In daily life, I tend to be positive and optimistic. My life’s not perfect. Far from it, in fact. But on the whole, my family and I are blessed.
And yet, there are often bumps in the road…or maybe turbulence is a better way to say it.
On May 28, 2019, the Office of the Inspector General for the U.S. Department of Transportation released a pretty damning statement.
Central Florida Aviation Medical Examiner Charged for Fraudulently Certifying Pilots
“On May 28, 2019, Dr. Robert F. Kurrle, Port Orange, Florida, was charged via information in U.S. District Court, Orlando, Florida, for falsely certifying thousands of commercial and private pilot medical examinations. The information was filed subsequent to a signed plea agreement in which Kurrle admitted to the violations.
“The investigation revealed that between Jan. 1, 2017, and Feb. 28, 2019, Kurrle performed approximately 3,814 airman medical examinations, earning an estimated $523,740 in fees. He admitted that approximately 75% of his examinations were fraudulent and agreed to forfeit 75% of his earnings, a total of $392,805. He agreed to pay $48,818.45 to reimburse the FAA for the costs associated with retesting pilots.
“Kurrle also issued medical certificates to airmen who did not pass material portions of their medical examinations. He then transmitted the fraudulent results to FAA, which relied on those results to determine whether the airmen could operate aircraft safely.
“DOT-OIG and the Federal Bureau of Investigation conducted this investigation with substantial assistance from FAA’s Aeromedical Division.”
Pilots who were examined by Kurrle received a form letter from the Civil Aerospace Medical Institute.
That letter begins, “As a result of a quality assurance review and subsequent investigation of the airmen medical certification activities of Senior Aviation Medical Examiner Robert Kurrle, M.D., over the previous five years, there is reason to believe that the medical certification examinations conducted by Dr. Kurrle during this period were not conducted in accordance with FAA standards. The FAA has reason to question the medical qualifications of the airmen issued medical certificates by Dr. Kurrle during this period, and reexamination of the affected airmen is necessary in the interest of safety.”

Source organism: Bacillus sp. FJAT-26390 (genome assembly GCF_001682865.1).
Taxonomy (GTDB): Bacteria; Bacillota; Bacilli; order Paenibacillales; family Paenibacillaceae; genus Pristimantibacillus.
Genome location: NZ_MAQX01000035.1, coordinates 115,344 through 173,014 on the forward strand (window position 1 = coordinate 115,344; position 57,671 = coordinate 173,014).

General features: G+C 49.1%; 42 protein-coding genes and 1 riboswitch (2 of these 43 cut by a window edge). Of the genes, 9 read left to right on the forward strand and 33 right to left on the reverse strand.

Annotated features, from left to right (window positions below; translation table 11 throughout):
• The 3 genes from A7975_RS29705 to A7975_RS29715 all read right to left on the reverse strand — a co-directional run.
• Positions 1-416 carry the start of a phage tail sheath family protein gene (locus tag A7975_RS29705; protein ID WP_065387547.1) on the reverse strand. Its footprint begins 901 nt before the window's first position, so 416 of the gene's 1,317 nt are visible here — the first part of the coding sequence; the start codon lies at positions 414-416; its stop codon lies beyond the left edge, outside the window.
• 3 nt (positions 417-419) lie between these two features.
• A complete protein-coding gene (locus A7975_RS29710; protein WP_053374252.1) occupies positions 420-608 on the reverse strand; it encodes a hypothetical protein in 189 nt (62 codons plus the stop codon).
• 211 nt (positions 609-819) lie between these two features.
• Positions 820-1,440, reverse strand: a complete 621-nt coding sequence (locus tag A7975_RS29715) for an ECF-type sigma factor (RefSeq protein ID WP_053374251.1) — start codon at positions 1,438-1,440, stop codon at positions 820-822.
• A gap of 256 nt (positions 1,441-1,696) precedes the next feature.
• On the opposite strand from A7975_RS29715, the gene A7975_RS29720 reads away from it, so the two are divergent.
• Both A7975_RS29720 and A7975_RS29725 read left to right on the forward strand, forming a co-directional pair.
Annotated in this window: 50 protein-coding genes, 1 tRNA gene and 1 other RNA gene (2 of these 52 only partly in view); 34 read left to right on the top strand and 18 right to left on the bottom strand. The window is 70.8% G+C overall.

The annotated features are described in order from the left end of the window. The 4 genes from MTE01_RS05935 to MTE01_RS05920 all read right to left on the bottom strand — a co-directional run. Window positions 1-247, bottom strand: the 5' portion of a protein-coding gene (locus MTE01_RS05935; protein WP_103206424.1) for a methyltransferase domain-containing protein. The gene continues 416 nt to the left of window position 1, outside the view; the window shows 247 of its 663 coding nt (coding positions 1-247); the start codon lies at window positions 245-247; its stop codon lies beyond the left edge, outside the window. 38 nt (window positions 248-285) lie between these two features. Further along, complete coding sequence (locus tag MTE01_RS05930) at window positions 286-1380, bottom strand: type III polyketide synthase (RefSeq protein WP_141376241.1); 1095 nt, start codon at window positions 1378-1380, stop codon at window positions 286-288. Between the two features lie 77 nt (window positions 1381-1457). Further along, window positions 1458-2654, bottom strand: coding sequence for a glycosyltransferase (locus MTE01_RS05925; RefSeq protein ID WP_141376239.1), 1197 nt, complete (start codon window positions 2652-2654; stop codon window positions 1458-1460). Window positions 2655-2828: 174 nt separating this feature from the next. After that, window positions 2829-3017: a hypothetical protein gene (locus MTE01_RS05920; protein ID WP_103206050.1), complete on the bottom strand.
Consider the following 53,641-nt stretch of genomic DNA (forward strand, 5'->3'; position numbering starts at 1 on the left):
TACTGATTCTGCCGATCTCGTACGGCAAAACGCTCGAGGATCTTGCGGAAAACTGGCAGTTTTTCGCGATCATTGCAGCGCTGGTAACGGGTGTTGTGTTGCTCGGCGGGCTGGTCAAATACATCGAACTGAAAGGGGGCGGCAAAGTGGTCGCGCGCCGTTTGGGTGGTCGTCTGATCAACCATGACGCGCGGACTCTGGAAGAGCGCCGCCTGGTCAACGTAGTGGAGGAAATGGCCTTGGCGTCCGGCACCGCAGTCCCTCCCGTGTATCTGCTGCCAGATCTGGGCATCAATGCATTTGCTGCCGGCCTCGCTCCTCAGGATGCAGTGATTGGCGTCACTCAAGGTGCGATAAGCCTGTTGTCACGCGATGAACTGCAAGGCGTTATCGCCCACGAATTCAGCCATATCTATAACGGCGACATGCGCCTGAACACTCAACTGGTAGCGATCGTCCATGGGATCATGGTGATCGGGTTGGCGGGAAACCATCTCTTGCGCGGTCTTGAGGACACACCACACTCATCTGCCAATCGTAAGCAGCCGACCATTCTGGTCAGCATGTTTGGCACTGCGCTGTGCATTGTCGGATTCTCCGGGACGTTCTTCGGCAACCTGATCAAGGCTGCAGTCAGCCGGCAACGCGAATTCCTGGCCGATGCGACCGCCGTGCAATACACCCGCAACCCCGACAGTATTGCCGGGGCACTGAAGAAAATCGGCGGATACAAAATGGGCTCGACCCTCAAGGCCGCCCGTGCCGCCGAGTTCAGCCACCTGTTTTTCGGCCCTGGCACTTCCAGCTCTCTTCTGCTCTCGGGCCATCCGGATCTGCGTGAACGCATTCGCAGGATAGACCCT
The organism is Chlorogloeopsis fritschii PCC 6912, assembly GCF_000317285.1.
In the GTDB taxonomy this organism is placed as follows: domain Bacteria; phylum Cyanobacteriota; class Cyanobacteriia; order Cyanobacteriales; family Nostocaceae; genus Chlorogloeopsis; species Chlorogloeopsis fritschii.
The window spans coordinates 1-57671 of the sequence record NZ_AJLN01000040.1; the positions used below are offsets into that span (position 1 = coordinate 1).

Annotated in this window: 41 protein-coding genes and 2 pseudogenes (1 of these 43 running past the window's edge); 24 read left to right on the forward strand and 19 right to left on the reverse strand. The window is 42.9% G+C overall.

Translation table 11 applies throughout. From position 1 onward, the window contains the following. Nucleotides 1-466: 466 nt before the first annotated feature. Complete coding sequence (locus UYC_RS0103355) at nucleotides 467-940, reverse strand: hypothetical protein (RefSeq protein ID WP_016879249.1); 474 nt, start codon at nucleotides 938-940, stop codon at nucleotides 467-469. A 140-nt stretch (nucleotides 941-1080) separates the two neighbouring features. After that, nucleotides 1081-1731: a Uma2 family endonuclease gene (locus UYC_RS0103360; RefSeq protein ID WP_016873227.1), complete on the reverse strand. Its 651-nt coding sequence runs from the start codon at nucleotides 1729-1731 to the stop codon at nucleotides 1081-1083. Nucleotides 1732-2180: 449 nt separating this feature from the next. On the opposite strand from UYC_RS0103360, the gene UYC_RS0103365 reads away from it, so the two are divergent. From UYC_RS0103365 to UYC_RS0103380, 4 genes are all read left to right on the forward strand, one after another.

It continues, “In order to determine whether you meet the medical standards, you must submit a new application for a medical certificate and undergo your physical examination within 60 days of the date of this correspondence.”
A hearing on the matter was set for June 12. As I write this, I’m not aware of the results of that hearing.
To be clear, I see a doctor in the Pacific Northwest. Not Dr. Kurrle. I didn’t receive any such form letter addressed to me personally.
I feel bad for those pilots caught up in this mess. Personally, I assume my aeromedical doctor is doing things properly. He appears fair and thorough.
For those who visited Dr. Kurrle because they couldn’t pass a medical exam, well, I’m still hashing out those thoughts. Part of me is mad. Part of me is sad. If flying was all I had, maybe I’d see if I could skirt the rules. I like to think not.
This story is messy, and will no doubt get messier. If I were caught up in this, I believe I would have a very hard time staying positive and optimistic.
Belite Aircraft makes charming little single- and two-seat aircraft at the lighter and more affordable end of the cost scale.
Sadly, on June 7 at about 11:45 p.m., James and Kathy Wiebe, the owners of Belite, received a call from emergency services that their building had been in a fire.
“It appears that the fire started at our CNC router dust collection system,” said James Wiebe via email. “Intense smoke filled the building, and my office and much of our building contents was destroyed. In the back area of the building (in the production area), everything higher than 6′ off the ground was melting or burned. Much of our raw inventory and all of our older collections of parts for older aircraft designs (for instance, ProCub and UltraCub) was upstairs. It appears that almost all raw inventory and most, if not all, work in process for aircraft kits was destroyed.”
While no person was hurt, the office cats, Lucky and Daphne, did not survive.
Best wishes to James and Kathy. I hope to see you both at AirVenture in July.